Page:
Emo Court, Laois

Emo Court

Emo Court

A type of Turkish Maple in the grounds of Emo Court. The size of it's main branching stem gives an indication that this is an old Acer specimen tree.

Emo Court

Emo Court







Thursday, 20 May 2021

Saint Laurence O'Tooles Hand Print

 Bullaun Stone 

Saint Laurence O'Toole's Hand Print

 Saint Laurence O'Toole's Hand Print - Bullaun Stone

Near Knickeen in the Glen of Imaal in Wicklow are two interesting Bullaun Stones.

 Saint Laurence O'Toole's Hand Print - Bullaun Stone

One is known as Saint Laurence O'Toole's Hand Print while the other is unnamed and is a large multiple Bullaun Stone which was submerged under a shallow pool in a marshy area.

Saint Laurence O'Toole's Hand Print - Bullaun Stone

The multiple Bullaun has at least six and perhaps seven depressions carved into it and is quite large. 

It is possible that there are even more Bullauns carved into it which are covered up at present beneath the mud and peat.

 Saint Laurence O'Toole's Hand Print - Bullaun Stone

The area is close to a nearby road and is a small marsh located beside a stream.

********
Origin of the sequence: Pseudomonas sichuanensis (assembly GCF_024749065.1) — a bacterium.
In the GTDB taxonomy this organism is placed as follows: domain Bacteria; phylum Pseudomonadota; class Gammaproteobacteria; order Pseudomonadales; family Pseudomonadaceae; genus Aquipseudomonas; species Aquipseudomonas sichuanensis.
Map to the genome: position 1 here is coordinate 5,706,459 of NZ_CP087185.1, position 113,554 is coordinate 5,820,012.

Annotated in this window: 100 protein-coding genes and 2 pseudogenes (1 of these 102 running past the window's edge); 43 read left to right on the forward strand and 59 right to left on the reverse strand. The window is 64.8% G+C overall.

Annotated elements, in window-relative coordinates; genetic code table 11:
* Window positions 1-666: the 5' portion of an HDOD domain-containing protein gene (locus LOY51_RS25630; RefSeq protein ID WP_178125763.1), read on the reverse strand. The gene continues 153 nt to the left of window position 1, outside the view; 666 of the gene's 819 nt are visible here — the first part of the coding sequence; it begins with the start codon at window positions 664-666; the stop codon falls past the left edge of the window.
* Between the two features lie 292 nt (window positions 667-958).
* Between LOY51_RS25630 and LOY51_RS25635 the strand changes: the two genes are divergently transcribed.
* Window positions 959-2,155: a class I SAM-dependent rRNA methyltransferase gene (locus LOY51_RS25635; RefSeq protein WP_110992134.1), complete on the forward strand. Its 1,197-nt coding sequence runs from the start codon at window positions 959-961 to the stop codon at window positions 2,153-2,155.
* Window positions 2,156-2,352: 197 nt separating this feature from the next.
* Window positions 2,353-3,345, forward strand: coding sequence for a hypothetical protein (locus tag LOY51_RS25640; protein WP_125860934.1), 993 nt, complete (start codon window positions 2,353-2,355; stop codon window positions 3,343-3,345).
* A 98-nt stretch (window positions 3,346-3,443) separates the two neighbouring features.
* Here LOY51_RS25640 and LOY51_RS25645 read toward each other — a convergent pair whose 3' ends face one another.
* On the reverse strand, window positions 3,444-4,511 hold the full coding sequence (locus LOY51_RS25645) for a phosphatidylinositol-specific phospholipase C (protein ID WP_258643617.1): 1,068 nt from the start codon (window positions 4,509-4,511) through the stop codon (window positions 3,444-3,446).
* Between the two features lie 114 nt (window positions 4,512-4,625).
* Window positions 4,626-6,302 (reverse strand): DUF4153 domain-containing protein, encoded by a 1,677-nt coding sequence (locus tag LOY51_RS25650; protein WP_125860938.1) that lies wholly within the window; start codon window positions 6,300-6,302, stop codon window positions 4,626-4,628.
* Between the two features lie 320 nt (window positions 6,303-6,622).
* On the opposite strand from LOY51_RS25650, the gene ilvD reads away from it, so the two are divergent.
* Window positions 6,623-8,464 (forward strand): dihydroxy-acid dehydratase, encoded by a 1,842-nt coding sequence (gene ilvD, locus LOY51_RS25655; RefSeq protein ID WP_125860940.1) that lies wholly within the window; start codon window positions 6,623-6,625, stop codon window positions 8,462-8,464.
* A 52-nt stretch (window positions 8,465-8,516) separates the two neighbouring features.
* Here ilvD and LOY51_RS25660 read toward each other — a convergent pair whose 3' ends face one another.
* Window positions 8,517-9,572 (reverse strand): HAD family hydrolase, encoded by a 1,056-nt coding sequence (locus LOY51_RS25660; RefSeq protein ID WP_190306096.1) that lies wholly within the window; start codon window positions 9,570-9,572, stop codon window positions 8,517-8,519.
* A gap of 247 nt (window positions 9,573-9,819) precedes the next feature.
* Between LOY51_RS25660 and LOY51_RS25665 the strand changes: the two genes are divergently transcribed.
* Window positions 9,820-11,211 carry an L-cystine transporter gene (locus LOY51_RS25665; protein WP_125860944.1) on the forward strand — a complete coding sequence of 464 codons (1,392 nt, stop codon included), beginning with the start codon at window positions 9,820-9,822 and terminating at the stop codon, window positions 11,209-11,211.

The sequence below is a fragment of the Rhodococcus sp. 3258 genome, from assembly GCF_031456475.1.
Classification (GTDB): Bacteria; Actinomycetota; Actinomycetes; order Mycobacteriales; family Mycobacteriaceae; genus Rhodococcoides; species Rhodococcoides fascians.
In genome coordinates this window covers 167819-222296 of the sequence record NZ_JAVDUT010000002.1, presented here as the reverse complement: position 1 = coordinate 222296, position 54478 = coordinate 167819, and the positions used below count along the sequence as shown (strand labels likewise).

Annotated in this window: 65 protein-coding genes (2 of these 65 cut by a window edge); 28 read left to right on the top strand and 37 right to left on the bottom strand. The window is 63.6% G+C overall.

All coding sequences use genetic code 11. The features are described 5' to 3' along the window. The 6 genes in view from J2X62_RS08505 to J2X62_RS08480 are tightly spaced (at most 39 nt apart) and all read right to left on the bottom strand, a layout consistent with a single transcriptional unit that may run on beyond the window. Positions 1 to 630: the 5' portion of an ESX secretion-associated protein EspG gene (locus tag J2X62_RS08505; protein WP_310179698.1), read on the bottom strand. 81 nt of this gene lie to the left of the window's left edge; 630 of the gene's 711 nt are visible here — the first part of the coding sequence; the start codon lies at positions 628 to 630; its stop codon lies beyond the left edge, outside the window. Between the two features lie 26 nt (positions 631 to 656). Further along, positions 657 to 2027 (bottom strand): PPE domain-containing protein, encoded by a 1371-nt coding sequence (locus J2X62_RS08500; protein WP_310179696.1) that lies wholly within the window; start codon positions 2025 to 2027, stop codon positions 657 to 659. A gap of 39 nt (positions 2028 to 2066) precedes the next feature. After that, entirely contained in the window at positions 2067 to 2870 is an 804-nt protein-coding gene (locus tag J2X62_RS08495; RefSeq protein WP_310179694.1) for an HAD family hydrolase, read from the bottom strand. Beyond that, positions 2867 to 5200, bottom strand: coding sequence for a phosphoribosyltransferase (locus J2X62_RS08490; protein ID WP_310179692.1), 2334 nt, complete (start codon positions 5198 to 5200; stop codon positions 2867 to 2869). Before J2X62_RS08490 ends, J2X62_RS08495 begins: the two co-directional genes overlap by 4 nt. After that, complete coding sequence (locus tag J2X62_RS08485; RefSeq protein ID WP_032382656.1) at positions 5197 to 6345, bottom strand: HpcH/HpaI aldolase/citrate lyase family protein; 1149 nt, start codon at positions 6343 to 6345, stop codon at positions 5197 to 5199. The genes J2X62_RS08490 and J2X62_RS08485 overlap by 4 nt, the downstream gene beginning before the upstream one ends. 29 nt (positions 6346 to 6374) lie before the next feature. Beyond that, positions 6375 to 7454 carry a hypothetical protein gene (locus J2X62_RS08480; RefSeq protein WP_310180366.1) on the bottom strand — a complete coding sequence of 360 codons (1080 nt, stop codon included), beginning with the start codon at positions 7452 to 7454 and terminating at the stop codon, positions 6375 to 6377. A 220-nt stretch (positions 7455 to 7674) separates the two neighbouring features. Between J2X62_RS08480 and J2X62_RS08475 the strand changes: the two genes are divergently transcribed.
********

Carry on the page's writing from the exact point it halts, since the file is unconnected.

The Bullauns were a little overgrown but not too difficult to locate.

 Saint Laurence O'Toole's Hand Print - Bullaun Stone

Laurence O'Toole was Archbishop of Dublin in the 12th Century and both Laurence and the extended O'Toole family are associated with Glendalough. 

I was a little surprised to find out that he is associated with an obscure Bullaun Stone at Knickeen in Wicklow.

 Saint Laurence O'Toole's Hand Print - Bullaun Stone

Both the Glen of Imaal and these wonderful Bullaun Stones are worth taking the time to visit. It is an area of Wicklow which is a favourite of Hill Walkers and Ramblers alike.

The origins of Bullaun Stones are a complete mystery however most, but not all Bullaun Stones are today located close to ecclesiastical sites and ruins. 

Early ecclesiastical sites would have consisted of wooden buildings which will have left no visible trace in the landscape of today.

It is also entirely possible and even quite likely that Bullaun Stones predate both history and written records and Christianity in Ireland.

If Red flags are flying in the area it is to warn potential Hill Walkers that the nearby Military Firing Ranges are in operation so proceed with caution and stay away from the Range Danger Area's.

 

Saint Laurence O'Toole

 

Co-ordinates here: 

52°59'49.1"N 6°32'44.2"W

52.996978 - 6.545596

Monday, 17 May 2021

Temple Cronan Hiberno-Romanesque Church and Gable Shrines

Temple Cronan (Templecronan, Teampall Chrónáin) is a beautiful old Church believed to originally date from the 12th Century.

Temple Cronan

It is located in Termon, County Clare in the Burren area.

Temple Cronan